10.05am: From Malcolm Farr in Canberra: Now the Gillard pack arrives, much smaller, only about 8. to Kevin’s 12. Deputy Prime Minister Wayne Swan by her side. There is at least one issue that unites the two. His name is Kevin.
10.05am: From Malcolm Farr in Canberra: The Opposition will be tempted to test Julia Gillard’s renewed leadership by moving a vote of no-confidence in the Prime Minister. Opposition Leader Tony Abbott would have to justify this against his pledge to reserve a motion for the most serious matters. An overwhelming re-endorsement of a Prime Minister hardly seems a serious matter.
10.02am: From Malcolm Farr in Canberra: Kevin Rudd arrives in a pack of, as far as I could count, 12 supporters. He perhaps wanted to create the illusion of mass support within Caucus. It was a last-minute show of defiance which could make the final result even sadder for Rudd, if pro-Gillard numbers counters are correct.
10.00am: From Ant Sharwood: I don’t know, maybe I was a full-time sports journalist for too long, but this leadership spill leaves me flat. It’s like a big title fight where you never actually get to see the boxers. You get the trash talk at the start, the chest puffery and hype, and at the end you get a winner with a raised arm. But in between? A contest behind closed doors. Pffft.
9.15am: From Dan Piotrowski: There’s only 15 minutes to go, meaning there’s ONLY 15 minutes for you to keep owning! Living! And loving! The spill. To quote Jessica Rudd last week:
We are participants. We have a voice and I think we should bloody well use it. Get up and say something. Say it loudly. Be heard. You might think Julia Gillard is the ant’s pants. Fab. Say it. You might think my Dad is ace. Cool. Write it. You might think everyone sucks. Scream it.
Let’s totally change the world. You’ve got 15 minutes.
9.40am: We’ve entered a weird world of the watched becoming the watchers. From Malcolm Farr in Canberra: Liberal Steve Ciobo has joined the spectators, and photographed some on the journalistic side of the fray. Reporters are being kept well back from the Labor party room.
9.35am: From Malcolm Farr in Canberra: By the way, the House of Representatives today will from noon consider social security legislation and two bills to help the Northern territory, plus a continued debate on a bill to help fund the fees of vocational, educational and training courses. Plus, Green Adam Bandt will introducing a bill today to help the Victorian nurses resolve their pay dispute. “Once Labor sorts their mess out, I hope they support my bill,’’ Mr Bandt tweeted today.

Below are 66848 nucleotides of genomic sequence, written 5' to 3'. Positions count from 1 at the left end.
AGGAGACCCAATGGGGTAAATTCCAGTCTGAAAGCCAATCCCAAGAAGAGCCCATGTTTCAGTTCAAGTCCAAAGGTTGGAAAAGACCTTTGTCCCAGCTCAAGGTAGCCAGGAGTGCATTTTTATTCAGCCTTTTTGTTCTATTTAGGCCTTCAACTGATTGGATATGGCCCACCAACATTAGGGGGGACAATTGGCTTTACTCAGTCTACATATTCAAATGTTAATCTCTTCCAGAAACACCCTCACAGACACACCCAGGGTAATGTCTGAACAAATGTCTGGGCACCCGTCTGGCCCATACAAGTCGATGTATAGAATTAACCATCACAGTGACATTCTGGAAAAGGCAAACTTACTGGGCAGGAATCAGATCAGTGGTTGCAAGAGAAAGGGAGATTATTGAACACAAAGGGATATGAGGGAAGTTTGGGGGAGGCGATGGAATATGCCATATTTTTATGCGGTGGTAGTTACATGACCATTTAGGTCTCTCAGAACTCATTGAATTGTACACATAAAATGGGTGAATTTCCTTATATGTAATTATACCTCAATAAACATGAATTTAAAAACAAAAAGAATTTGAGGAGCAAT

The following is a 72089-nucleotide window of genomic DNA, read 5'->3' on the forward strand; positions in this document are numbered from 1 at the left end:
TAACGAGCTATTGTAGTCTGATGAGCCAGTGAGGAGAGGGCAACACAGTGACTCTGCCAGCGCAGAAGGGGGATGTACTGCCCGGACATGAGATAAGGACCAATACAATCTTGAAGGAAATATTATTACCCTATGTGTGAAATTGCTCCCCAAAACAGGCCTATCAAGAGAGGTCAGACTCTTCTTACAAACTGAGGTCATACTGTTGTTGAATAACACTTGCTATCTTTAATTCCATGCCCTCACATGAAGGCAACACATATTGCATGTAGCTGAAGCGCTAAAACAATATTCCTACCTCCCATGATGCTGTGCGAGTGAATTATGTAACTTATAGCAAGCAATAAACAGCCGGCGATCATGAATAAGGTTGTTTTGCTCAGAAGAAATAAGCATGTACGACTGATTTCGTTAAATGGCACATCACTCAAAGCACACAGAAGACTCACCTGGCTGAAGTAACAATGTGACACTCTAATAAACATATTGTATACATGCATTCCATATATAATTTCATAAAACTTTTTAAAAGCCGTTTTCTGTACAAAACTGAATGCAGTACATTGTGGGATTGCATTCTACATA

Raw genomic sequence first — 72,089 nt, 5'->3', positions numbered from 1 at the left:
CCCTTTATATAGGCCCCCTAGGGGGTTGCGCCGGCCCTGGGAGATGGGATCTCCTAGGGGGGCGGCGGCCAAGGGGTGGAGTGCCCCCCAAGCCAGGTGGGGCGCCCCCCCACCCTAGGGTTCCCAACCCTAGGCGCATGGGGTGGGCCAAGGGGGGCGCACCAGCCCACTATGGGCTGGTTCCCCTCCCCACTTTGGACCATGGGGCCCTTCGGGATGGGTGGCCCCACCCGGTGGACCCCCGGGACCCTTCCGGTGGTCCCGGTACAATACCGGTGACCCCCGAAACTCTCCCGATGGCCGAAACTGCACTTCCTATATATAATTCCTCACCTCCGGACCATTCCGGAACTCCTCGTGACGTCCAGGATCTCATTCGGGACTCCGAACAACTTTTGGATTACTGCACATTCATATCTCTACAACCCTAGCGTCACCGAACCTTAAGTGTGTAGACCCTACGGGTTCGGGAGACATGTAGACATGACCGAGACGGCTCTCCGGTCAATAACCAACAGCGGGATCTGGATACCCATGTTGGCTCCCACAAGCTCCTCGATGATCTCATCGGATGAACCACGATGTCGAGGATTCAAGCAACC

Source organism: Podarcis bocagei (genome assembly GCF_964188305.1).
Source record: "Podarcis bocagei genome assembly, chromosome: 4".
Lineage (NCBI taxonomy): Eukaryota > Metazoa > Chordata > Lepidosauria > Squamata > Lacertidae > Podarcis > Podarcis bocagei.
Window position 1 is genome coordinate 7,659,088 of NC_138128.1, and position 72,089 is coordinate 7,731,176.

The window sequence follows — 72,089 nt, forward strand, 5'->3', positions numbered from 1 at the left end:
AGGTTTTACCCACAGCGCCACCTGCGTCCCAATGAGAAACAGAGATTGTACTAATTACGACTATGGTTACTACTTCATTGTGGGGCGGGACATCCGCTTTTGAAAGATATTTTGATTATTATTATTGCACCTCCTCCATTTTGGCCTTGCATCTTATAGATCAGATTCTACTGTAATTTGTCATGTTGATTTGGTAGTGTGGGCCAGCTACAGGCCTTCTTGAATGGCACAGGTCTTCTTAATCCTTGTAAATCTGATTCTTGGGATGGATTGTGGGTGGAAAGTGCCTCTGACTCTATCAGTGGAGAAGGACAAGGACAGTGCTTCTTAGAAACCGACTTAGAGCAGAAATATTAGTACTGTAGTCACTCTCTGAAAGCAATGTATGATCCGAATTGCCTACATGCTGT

9.25am: Meanwhile - fans of Kevin Rudd swarm parliament house…
9.22am: Further to Bruce Hawker’s bad day (see 8.53am) from Malcolm Farr in Canberra: Campaign consultant Bruce Hawker says he might have made a bad career move backing Kevin Rudd so publicly. Hard to argue against that. But Hawker repeats that he hasn’t been a lobbyist for a couple of years, is not being paid by Kevin Rudd for his help. Meanwhile, tit-for-tat sniping has made sure Hawker and Stephen Conroy in particular will not be staunch friends ever again.
9.15am: From Malcolm Farr in Canberra: And still they come …Ministers who have been on the airwaves this morning include Simon Crean, Stephen Smith, Martin Ferguson, Rob McClelland, Stephen Conroy, Nicola Roxon, Tony Burke, Chris Bowen, Warren Snowdon, plus a range of back benchers.
9.07am: Gillard supporter and Punch contributor Richard Marles just sent us this:
Many have observed that Julia Gillard has never been known to raise her voice with her staff. Operating under a fraction of her pressure, I only wish I could make this claim about myself.
In the midst of difficulty, when the heat is on, it is Julia who keeps calm. When the rest of us are tired and ratty it is Julia whose humour remains in tact. These attributes are fundamental and they are astounding. Yet while it is good to know that our Prime Minister is nice what Australians need to know is that she is also tough and smart and she is working for you. Julia is the smartest person in the room who we all instinctively turn to. Her negotiating skills are legendary. Julia is the first Prime Minister since Curtin to have been asked by the Australia people to lead a government of negotiation: a minority government. And with all its attendant difficulties she has led a reformist government that has passed legislation at a greater rate than many majority governments.
The score is on the board: hundreds of thousands of jobs created, a national health and hospital system, record investments in education, the roll out of the NBN, a price on carbon, and ensuring the great resources boom benefits every Australian. Politics is the art of the possible and Julia makes possible what many others think to be impossible. In saying this it is also true that Kevin Rudd has made an incredible contribution to our country as both Foreign Minister and PM. None of these events take that away from him.
But now is the time to let Julia have a fair crack at being PM without the encumbrance of leadership speculation. Today is our one and only opportunity to do this.Julia is a great campaigner and she can win the next election provided the rest of us allow her and the whole team to have a red hot go at Tony Abbott.
9am: Independent Rob Oakeshott is standing by his determination to play kingmaker, not just for the ALP but the Coalition as well. Late last week Oakeshott, whose vote is propping up the minority-Gillard government, said if Kevin Rudd won this morning his first call would be to Malcolm Turnbull, to determine if Turnbull could command enough votes in the House of Reps to form government. Pretty self-important. As he arrived in Canberra last night Oakeshott said: “I am at a point where I am comfortable to take him (Tony Abbott) on. The Tony Abbott and Barnaby Joyce view of economics is dangerous for Australia, it is the wrong direction.” So he’s all about stability then. TMaguire.